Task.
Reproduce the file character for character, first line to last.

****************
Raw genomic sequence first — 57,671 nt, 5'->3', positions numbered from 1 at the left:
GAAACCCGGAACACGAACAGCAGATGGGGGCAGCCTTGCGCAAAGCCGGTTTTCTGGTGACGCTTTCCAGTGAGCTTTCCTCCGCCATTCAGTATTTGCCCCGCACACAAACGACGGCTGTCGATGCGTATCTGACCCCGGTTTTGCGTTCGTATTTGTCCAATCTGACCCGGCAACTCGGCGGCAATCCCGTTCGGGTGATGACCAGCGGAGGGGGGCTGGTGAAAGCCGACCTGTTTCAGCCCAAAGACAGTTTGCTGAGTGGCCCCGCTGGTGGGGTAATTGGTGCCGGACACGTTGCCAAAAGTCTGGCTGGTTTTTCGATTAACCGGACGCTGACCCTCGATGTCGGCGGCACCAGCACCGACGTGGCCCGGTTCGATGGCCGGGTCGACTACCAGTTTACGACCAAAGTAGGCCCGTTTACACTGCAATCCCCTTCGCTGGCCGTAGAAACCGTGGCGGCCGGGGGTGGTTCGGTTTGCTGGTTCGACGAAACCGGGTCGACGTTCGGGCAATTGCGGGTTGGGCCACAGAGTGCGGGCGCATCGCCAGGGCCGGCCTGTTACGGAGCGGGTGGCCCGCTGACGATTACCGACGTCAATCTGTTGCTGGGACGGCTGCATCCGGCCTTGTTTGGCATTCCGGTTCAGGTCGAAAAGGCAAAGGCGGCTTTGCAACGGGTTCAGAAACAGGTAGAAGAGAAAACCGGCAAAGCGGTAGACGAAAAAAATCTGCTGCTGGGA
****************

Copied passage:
Raw genomic sequence first — 57,671 nt, 5'->3', positions numbered from 1 at the left:
GAAACCCGGAACACGAACAGCAGATGGGGGCAGCCTTGCGCAAAGCCGGTTTTCTGGTGACGCTTTCCAGTGAGCTTTCCTCCGCCATTCAGTATTTGCCCCGCACACAAACGACGGCTGTCGATGCGTATCTGACCCCGGTTTTGCGTTCGTATTTGTCCAATCTGACCCGGCAACTCGGCGGCAATCCCGTTCGGGTGATGACCAGCGGAGGGGGGCTGGTGAAAGCCGACCTGTTTCAGCCCAAAGACAGTTTGCTGAGTGGCCCCGCTGGTGGGGTAATTGGTGCCGGACACGTTGCCAAAAGTCTGGCTGGTTTTTCGATTAACCGGACGCTGACCCTCGATGTCGGCGGCACCAGCACCGACGTGGCCCGGTTCGATGGCCGGGTCGACTACCAGTTTACGACCAAAGTAGGCCCGTTTACACTGCAATCCCCTTCGCTGGCCGTAGAAACCGTGGCGGCCGGGGGTGGTTCGGTTTGCTGGTTCGACGAAACCGGGTCGACGTTCGGGCAATTGCGGGTTGGGCCACAGAGTGCGGGCGCATCGCCAGGGCCGGCCTGTTACGGAGCGGGTGGCCCGCTGACGATTACCGACGTCAATCTGTTGCTGGGACGGCTGCATCCGGCCTTGTTTGGCATTCCGGTTCAGGTCGAAAAGGCAAAGGCGGCTTTGCAACGGGTTCAGAAACAGGTAGAAGAGAAAACCGGCAAAGCGGTAGACGAAAAAAATCTGCTGCTGGGA